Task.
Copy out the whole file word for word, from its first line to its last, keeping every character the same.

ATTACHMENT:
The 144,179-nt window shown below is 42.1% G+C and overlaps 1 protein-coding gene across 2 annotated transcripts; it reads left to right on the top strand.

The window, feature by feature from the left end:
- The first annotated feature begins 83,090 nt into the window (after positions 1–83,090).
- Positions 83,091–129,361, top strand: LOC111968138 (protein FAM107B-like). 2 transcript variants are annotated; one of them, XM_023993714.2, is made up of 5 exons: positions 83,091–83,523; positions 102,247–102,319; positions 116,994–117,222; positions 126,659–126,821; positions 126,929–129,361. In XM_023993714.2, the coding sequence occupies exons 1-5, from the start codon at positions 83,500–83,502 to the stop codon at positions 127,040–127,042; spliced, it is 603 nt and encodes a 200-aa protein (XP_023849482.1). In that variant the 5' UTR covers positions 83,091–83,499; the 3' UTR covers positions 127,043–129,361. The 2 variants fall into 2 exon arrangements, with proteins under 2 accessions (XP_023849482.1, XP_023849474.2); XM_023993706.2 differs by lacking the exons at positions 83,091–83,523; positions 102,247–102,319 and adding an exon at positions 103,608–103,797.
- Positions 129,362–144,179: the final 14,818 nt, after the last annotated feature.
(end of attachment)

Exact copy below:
The 144,179-nt window shown below is 42.1% G+C and overlaps 1 protein-coding gene across 2 annotated transcripts; it reads left to right on the top strand.

The window, feature by feature from the left end:
- The first annotated feature begins 83,090 nt into the window (after positions 1–83,090).
- Positions 83,091–129,361, top strand: LOC111968138 (protein FAM107B-like). 2 transcript variants are annotated; one of them, XM_023993714.2, is made up of 5 exons: positions 83,091–83,523; positions 102,247–102,319; positions 116,994–117,222; positions 126,659–126,821; positions 126,929–129,361. In XM_023993714.2, the coding sequence occupies exons 1-5, from the start codon at positions 83,500–83,502 to the stop codon at positions 127,040–127,042; spliced, it is 603 nt and encodes a 200-aa protein (XP_023849482.1). In that variant the 5' UTR covers positions 83,091–83,499; the 3' UTR covers positions 127,043–129,361. The 2 variants fall into 2 exon arrangements, with proteins under 2 accessions (XP_023849482.1, XP_023849474.2); XM_023993706.2 differs by lacking the exons at positions 83,091–83,523; positions 102,247–102,319 and adding an exon at positions 103,608–103,797.
- Positions 129,362–144,179: the final 14,818 nt, after the last annotated feature.